You and I may think love, we may feel love, we may say love; but the Bible tells us that love does things. The love of God that’s been lavished on us in Christ Jesus is too powerful, it’s too full of holy potential, to be locked up like a prisoner behind our foreheads.

Love must be done — not just believed, not just admired, not just felt. It must do. Love can’t just be a noun, it must be a verb. It has to be expressed in tangible action.

This is how God showed his love among us: he thought good thoughts about us.
This is love: he felt love for us.
This is how we know what love is: God told us he loved us.

No! He sent. He gave. He sacrificed. He came here. He suffered and died. That’s love!

“This is how we know what love is: Jesus Christ laid down his life for us. And we ought to lay down our lives for our brothers and sisters. If anyone has material possessions and sees his brother or sister in need but has no pity on him, how can the love of God be in him? Dear children, let us not love with words or tongue, but with actions and in truth.” ~1 John 3:16-18

Love will change lives, love will change our city, it’ll change the whole world; but love has to be expressed with action. Love has to do stuff. Our Lord says we are the salt of the earth. But salt unapplied is just as worthless as bad salt. You’ve got to shake it. You can’t leave it in the pantry. Jesus calls us the light of the world. But a light under a bowl doesn’t do a cryin’ thing. You’ve got to climb up on a table and shine.

That’s the call. That’s the command. Whoever loves God must also love his brother and sister (1 John 4:21). Making the decision to love God necessarily means deciding to love others. And when you do, it’s a mixed bag. Showing God’s love to others opens you up to the very best and worst of people. You’re going to experience help and hurt, fun and frustration, compliments and complaints. That’s just the way people are.

But showing that love of God to others is so invigorating. It’s so life-giving. Making the decision to love all people — even people who are not easy to love — brings into sharp focus the life-changing power of God’s choice to love us, when you and I are not always so easy to love.

“We love because he first loved us.” ~1 John 4:19

Peace,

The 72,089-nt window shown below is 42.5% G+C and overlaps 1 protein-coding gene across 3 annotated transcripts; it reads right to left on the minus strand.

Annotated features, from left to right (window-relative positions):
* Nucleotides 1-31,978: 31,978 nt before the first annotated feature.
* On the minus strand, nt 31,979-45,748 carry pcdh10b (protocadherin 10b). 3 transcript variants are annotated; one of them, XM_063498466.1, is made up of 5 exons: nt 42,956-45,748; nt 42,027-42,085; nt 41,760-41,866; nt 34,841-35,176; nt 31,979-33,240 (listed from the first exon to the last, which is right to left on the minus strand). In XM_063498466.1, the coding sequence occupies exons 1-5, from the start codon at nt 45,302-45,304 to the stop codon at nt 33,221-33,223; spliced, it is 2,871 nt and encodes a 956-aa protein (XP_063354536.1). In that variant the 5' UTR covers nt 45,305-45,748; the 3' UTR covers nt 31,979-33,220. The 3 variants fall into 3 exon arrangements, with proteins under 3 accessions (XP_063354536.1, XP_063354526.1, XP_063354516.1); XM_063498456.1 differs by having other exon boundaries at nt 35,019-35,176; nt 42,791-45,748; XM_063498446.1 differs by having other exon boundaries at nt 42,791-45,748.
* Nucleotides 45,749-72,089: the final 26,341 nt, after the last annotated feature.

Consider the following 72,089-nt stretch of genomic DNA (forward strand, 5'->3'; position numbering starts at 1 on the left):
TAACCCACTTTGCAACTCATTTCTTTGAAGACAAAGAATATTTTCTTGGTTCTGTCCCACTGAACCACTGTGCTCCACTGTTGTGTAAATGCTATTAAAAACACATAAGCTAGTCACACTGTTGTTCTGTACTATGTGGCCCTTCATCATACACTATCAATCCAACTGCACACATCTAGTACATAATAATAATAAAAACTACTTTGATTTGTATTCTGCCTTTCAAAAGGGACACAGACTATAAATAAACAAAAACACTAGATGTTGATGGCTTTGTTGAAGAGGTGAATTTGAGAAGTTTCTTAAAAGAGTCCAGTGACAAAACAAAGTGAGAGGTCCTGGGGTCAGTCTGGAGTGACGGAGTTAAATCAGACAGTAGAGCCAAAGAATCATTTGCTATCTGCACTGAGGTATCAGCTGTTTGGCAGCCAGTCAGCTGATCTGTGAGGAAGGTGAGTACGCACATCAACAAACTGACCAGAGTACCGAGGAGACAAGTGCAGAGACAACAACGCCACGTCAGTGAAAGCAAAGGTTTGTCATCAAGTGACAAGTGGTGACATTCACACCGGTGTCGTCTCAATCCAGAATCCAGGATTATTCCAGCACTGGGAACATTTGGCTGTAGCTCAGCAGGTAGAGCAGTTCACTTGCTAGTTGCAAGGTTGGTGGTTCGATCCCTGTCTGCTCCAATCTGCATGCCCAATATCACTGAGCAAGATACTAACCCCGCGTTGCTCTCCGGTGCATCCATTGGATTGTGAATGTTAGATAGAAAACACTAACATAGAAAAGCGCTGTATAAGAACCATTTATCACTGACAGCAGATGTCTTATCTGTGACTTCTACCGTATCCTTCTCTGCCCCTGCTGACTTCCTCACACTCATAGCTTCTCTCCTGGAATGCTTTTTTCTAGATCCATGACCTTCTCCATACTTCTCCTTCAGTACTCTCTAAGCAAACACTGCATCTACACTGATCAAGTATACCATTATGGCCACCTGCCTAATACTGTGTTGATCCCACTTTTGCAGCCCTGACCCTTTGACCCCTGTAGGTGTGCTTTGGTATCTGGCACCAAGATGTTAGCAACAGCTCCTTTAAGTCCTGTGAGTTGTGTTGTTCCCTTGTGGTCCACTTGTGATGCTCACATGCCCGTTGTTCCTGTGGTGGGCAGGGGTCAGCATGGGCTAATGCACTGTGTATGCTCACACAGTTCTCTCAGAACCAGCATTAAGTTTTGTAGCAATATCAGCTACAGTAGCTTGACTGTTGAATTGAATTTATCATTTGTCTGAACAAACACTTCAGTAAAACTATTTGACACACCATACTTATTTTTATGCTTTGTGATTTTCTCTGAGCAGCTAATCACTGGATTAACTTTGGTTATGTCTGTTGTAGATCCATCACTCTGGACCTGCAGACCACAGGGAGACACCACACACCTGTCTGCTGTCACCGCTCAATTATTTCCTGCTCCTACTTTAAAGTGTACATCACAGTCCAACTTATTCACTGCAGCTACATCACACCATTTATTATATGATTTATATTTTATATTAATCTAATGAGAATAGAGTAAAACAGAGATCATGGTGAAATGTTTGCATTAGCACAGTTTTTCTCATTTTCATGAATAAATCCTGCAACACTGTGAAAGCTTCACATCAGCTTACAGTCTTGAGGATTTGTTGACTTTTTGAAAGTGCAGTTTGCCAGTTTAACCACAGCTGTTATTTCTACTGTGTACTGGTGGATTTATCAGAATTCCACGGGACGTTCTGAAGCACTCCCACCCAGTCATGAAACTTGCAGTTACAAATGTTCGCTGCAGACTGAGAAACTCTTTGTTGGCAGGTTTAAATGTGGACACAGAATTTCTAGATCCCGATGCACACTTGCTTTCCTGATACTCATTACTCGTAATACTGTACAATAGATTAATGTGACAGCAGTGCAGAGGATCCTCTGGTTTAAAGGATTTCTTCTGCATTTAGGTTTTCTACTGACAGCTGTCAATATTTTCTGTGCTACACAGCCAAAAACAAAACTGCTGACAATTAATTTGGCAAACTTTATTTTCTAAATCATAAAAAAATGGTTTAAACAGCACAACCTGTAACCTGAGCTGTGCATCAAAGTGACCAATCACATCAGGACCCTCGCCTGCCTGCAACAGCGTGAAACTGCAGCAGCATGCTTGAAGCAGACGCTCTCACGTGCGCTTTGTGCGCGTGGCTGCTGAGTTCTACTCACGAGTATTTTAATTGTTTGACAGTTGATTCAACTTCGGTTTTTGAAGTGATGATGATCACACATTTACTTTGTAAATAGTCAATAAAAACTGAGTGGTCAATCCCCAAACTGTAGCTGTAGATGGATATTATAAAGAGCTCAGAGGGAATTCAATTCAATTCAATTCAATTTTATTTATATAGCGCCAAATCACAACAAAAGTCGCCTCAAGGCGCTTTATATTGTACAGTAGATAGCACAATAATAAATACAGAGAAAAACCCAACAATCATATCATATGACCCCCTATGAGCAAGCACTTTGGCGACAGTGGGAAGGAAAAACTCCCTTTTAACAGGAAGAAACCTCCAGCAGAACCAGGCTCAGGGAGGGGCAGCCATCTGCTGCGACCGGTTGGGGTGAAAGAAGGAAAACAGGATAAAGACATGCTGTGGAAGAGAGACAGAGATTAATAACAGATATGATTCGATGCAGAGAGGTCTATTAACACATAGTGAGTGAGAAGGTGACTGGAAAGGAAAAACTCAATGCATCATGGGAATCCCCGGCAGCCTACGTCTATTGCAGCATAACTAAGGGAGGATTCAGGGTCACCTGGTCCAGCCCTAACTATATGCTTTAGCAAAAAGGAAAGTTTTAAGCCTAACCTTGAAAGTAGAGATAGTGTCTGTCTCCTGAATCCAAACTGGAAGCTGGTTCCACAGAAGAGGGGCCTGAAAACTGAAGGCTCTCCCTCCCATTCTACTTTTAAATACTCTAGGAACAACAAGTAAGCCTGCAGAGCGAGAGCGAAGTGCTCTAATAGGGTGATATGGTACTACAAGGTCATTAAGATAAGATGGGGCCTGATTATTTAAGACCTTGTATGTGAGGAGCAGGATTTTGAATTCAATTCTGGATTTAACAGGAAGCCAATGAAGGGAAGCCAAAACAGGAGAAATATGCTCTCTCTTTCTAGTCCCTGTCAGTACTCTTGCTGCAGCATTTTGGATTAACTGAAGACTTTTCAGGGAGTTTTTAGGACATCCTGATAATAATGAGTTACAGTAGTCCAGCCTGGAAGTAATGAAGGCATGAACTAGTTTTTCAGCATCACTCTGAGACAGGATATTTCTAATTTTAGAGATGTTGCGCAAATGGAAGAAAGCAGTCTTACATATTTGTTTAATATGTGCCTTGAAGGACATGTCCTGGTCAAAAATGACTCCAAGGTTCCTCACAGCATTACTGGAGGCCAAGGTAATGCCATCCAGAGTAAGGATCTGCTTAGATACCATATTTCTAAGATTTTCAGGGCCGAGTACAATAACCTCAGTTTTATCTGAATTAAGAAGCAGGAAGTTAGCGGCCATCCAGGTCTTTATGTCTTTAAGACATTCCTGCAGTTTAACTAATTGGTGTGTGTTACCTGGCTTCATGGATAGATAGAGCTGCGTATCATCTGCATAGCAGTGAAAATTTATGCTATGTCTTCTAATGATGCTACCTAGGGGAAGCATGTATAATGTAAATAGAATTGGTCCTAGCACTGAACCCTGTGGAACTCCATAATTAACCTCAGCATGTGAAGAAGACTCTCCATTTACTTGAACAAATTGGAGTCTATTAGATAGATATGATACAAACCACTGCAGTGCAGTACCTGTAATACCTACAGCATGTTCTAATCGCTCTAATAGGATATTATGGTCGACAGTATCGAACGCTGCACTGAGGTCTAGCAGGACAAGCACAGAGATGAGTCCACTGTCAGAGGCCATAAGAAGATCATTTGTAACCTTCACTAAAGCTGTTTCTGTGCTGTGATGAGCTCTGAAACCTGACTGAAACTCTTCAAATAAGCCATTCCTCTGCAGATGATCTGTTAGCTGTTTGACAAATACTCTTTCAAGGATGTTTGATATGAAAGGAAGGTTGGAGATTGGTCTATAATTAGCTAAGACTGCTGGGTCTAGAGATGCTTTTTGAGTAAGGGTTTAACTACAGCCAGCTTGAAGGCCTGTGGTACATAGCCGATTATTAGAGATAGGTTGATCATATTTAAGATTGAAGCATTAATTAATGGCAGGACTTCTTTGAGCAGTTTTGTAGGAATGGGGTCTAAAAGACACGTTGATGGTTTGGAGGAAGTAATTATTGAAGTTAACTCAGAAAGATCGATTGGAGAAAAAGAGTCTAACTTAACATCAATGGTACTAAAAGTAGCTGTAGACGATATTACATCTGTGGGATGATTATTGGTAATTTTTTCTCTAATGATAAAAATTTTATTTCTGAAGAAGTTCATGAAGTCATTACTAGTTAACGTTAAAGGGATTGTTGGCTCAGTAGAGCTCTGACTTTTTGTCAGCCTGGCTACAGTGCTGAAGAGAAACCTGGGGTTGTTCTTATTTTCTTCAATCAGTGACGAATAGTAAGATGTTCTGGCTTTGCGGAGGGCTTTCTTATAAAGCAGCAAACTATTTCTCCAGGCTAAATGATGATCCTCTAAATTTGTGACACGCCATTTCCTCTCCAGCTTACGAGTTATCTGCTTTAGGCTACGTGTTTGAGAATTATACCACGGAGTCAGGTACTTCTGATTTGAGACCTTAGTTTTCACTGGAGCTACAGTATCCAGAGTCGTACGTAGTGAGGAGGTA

Allan

Love Changes Everything

You’ve heard it said that past behavior is the best indicator of future behavior. You want to know how a guy is going to act in the future, you just look at how he’s acted in the past. That notion goes largely unchallenged. We accept it, we don’t question it. Why? Because of our own experiences.

Maybe you’ve dated a person who does something you just can’t tolerate — some behavior, some character trait, a bad habit — and you break up. Sometimes that person will promise to change: “Take me back! I’ll change!” After a period of time — six months, maybe six minutes — you take that person back. But before you can blink that person is back to doing the exact same stuff as before.

Past behavior is the best predictor of future behavior. Your brother-in-law is never going to pay back the money he borrowed, that department store is not going to have the advertised item, and the Cowboys are going to rip your guts out in December. How do you know? Past behavior is the best indicator. You know what’s going to happen.

Or do you?

This seeming certainty of the formula seems to change when the love of God in Christ Jesus is involved.

Look at the woman in the well in John 4. She’s the town sleaze. She’s had five husbands, she’s shacking up with a sixth guy, and nobody will talk to her. We know her future, right? She’s going to run right through this guy number six and guy number seven and number eight, maybe a dozen of them, and she’s going to keep drawing water in the heat of the sun until the day she dies all alone in her guilt and shame.